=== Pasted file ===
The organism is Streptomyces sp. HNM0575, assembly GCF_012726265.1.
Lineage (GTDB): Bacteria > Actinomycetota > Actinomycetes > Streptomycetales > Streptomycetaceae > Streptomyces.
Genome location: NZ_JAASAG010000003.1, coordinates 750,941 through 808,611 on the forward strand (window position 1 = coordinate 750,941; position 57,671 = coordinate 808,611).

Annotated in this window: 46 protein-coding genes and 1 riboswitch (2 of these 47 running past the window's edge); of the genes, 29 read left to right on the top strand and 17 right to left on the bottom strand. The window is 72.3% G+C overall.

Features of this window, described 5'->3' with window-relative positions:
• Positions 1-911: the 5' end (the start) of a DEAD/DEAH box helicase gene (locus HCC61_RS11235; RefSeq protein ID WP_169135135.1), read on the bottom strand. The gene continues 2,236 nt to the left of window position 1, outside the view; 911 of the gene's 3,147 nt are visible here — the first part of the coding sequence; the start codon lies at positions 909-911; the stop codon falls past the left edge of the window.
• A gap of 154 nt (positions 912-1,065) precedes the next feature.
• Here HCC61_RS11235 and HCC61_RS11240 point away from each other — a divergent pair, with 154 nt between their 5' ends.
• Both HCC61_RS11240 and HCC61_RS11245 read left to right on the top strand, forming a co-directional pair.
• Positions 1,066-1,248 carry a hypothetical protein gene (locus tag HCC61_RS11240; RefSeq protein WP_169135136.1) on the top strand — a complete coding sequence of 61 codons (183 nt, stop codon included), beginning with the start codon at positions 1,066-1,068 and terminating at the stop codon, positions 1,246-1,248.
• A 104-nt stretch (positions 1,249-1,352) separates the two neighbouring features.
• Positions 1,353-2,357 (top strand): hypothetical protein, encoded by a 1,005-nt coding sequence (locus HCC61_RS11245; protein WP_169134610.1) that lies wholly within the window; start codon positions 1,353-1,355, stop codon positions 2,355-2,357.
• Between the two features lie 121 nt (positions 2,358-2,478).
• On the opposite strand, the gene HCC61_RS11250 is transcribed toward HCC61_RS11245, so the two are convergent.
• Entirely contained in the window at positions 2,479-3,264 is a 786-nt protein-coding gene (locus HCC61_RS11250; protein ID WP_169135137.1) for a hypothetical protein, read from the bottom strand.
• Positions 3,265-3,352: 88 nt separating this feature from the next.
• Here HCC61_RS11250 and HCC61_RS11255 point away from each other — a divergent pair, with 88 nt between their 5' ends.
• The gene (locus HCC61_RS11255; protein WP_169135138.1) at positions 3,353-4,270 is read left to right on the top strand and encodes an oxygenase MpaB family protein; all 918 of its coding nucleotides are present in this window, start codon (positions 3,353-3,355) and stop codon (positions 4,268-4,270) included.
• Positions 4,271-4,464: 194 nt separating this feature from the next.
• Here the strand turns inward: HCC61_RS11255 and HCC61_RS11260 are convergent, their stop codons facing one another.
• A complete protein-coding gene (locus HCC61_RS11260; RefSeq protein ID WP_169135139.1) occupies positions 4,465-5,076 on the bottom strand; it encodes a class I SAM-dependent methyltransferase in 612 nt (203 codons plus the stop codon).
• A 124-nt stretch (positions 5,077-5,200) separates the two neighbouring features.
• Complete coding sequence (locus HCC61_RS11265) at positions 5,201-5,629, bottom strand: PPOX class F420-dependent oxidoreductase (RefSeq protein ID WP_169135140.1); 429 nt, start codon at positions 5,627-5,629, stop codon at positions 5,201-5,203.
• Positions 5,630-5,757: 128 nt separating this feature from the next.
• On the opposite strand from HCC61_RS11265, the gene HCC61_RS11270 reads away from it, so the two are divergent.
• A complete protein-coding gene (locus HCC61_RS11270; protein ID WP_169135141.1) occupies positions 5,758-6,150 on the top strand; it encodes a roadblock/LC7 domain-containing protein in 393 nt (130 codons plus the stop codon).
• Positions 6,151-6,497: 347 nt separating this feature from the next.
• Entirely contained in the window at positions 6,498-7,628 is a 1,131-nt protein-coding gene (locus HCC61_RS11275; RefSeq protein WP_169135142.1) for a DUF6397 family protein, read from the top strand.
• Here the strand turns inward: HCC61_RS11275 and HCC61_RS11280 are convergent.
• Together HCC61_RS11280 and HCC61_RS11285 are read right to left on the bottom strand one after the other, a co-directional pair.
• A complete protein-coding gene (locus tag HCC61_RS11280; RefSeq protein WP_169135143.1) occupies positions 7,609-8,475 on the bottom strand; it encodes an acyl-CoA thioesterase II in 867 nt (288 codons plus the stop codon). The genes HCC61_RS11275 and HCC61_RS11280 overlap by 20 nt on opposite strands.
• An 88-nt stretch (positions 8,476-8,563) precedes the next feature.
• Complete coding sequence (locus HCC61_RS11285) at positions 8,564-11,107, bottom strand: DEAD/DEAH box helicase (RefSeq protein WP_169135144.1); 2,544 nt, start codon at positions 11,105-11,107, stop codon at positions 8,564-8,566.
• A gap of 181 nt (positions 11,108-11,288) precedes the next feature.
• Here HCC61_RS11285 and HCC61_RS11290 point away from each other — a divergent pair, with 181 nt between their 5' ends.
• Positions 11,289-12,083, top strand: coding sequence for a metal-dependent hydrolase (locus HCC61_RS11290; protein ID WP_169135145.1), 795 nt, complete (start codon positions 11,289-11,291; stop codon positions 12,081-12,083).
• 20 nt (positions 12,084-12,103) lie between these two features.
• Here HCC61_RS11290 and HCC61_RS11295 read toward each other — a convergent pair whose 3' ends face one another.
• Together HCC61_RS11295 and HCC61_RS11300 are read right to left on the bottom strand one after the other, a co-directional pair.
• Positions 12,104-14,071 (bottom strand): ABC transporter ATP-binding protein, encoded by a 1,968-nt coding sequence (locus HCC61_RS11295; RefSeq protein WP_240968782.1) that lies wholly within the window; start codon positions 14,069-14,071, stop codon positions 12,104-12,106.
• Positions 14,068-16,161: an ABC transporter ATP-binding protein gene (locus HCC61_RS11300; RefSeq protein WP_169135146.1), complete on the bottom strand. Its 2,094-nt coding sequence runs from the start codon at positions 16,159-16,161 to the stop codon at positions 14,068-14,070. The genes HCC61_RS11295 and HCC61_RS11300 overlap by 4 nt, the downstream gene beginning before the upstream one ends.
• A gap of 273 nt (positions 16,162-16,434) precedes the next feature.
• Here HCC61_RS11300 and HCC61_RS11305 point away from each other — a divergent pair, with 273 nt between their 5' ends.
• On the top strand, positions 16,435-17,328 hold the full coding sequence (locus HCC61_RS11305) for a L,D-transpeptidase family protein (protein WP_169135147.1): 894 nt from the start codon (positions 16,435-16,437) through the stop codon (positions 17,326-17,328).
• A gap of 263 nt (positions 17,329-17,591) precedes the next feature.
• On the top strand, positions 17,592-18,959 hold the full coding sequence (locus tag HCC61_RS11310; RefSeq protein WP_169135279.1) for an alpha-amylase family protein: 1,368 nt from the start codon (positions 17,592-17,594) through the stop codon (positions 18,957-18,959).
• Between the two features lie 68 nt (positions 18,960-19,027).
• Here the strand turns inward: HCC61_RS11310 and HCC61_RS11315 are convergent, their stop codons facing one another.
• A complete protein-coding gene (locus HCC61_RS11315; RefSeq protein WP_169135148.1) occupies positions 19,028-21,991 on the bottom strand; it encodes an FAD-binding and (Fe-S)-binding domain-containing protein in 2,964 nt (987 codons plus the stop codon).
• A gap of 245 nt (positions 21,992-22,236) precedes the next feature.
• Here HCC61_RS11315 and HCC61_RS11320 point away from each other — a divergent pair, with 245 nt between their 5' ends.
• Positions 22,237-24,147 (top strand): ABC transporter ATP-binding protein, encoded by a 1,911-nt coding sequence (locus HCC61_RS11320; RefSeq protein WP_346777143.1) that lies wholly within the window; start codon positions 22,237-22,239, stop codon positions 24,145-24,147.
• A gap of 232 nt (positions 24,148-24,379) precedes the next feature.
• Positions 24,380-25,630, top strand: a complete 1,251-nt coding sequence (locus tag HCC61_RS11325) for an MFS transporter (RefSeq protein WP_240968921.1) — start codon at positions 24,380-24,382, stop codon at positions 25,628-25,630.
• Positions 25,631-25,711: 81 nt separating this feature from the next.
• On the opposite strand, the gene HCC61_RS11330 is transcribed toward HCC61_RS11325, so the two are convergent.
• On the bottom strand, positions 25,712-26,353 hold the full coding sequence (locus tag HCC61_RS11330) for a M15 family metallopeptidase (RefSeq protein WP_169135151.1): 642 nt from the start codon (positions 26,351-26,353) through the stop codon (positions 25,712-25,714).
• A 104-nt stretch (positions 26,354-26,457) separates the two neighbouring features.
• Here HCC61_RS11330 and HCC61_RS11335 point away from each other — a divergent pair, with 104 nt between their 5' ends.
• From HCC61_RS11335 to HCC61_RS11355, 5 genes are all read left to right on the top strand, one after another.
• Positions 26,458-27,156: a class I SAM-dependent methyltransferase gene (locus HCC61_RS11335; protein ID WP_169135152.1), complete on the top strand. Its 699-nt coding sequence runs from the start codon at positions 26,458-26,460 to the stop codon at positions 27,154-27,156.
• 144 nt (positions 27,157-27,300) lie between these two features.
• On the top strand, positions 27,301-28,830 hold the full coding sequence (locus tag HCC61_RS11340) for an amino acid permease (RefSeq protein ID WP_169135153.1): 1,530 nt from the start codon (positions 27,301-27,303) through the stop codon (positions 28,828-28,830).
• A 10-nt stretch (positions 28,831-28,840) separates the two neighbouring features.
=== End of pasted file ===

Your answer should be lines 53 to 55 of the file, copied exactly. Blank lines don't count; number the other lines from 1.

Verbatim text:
• A gap of 232 nt (positions 24,148-24,379) precedes the next feature.
• Positions 24,380-25,630, top strand: a complete 1,251-nt coding sequence (locus tag HCC61_RS11325) for an MFS transporter (RefSeq protein WP_240968921.1) — start codon at positions 24,380-24,382, stop codon at positions 25,628-25,630.
• Positions 25,631-25,711: 81 nt separating this feature from the next.